newborn baby and motherThe almost-universal cry of mothers upon cuddling a newborn baby - that the baby smells good enough to eat - is more than just delight and affection. It’s a very real neurological response that can be traced using brain imaging scans. Medical science has now traced that feeling’s origin, suggests why we feel it, and can even offer a pretty good explanation of why newborns smell good enough to eat.

Johannes Frasnelli, a research scientist with the University of Montreal Department of Psychology, describes this endearing baby aroma as a “means of chemical communication between mother and child.” It encourages mom’s bonding with her newborn as a means of survival, encouraging her protective instinct by activating the part of her brain that stimulates the feeling of reward or desire.

To test just the olfactory signals, Frasnelli’s team of researchers recruited two groups of 15 women each to breathe deep of the smell of two-day old babies. One group had had their own babies within three to six weeks of the olfactory test. The other group had never had children.

All study participants were non-smokers who were hooked to brain imaging systems as they sniffed the aroma only of newborn babies. None of the mothers or the babies from whom aroma samples were collected were related. By isolating the sense of smell alone, the study eliminated any intermingling stimulation that might come from sight or sound of a baby.

Brain imagery indicated all women perceived the baby aroma with the same degree of intensity but a specific part of the brains of the mothers exhibited a much greater degree of activity than this same area in the brains of the non-mothers. This area, the caudate nucleus, is in the center of the brain, straddling both hemispheres. Activation of the neurotransmitter dopamine in this area as a response to the baby aroma indicates the mothers were perceiving the baby aroma as a reward. According to Frasnelli, “dopamine is the primary neurotransmitter in the neural reward circuit.”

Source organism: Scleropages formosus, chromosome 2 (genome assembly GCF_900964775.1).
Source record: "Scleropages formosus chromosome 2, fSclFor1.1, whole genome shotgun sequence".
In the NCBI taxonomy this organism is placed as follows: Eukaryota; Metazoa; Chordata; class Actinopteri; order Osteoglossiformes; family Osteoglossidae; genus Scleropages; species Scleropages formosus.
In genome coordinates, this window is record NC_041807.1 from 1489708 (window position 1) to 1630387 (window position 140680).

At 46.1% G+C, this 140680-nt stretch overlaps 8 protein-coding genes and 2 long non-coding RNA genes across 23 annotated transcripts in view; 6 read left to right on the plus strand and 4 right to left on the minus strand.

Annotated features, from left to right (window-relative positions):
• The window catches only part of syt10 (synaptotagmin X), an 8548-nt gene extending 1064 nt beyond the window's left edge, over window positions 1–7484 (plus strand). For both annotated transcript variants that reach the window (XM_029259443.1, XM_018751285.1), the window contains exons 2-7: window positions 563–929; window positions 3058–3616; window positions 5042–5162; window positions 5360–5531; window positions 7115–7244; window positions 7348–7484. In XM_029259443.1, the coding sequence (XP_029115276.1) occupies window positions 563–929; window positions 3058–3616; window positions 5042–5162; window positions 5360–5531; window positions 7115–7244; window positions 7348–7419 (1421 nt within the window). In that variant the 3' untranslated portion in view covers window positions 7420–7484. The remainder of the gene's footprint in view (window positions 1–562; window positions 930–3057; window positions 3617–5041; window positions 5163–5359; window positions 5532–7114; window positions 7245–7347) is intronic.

The experience of any satisfying desire - craved foods, alcohol, drugs, sex - stimulates dopamine production in the caudate nucleus. Stimulation here by electrodes alone has proven so overpowering that lab rats even stop eating when forced to choose between food or mechanical stimulation of the caudate nucleus. Some odors besides the smell of a baby trigger this dopamine response in the brain’s reward system but most of them do not.

Frasnelli says his research suggests the outpouring of dopamine acts as a motivating emotional response that triggers the mother’s desire to protect and may help induce her ability to breast-feed the child. That good-enough-to-eat aroma may be essential to the baby’s survival.

The University of Montreal research team focused on women only, leaving unanswered the question of whether fathers experience the same neurological response to their newborn babies, too.

Source: "Why Do You Want to Eat The Baby?" RedOrbit. 23 Sept 2013. Web. 4 Oct 2013.

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